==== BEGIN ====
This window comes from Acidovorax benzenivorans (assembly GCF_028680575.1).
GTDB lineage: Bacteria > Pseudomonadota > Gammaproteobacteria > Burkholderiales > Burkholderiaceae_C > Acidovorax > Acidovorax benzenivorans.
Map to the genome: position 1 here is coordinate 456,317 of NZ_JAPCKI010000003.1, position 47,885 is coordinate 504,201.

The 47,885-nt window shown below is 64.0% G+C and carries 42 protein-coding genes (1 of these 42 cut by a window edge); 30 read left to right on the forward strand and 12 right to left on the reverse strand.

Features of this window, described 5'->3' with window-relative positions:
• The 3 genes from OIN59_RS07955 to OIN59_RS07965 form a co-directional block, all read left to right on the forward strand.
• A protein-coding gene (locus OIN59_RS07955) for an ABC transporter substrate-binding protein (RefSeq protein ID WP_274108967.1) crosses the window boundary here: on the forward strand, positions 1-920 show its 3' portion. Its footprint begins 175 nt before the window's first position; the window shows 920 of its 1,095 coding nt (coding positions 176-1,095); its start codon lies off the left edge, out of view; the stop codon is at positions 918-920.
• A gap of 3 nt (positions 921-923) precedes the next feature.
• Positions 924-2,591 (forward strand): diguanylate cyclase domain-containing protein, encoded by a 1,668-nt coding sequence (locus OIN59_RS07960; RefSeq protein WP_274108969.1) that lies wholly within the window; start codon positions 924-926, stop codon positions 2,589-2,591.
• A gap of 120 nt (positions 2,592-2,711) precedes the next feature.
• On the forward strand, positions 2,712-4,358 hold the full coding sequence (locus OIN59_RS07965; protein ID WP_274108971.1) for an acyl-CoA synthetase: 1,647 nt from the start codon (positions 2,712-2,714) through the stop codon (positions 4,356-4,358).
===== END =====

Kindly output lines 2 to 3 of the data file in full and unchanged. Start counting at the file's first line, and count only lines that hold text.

GTDB lineage: Bacteria > Pseudomonadota > Gammaproteobacteria > Burkholderiales > Burkholderiaceae_C > Acidovorax > Acidovorax benzenivorans.
Map to the genome: position 1 here is coordinate 456,317 of NZ_JAPCKI010000003.1, position 47,885 is coordinate 504,201.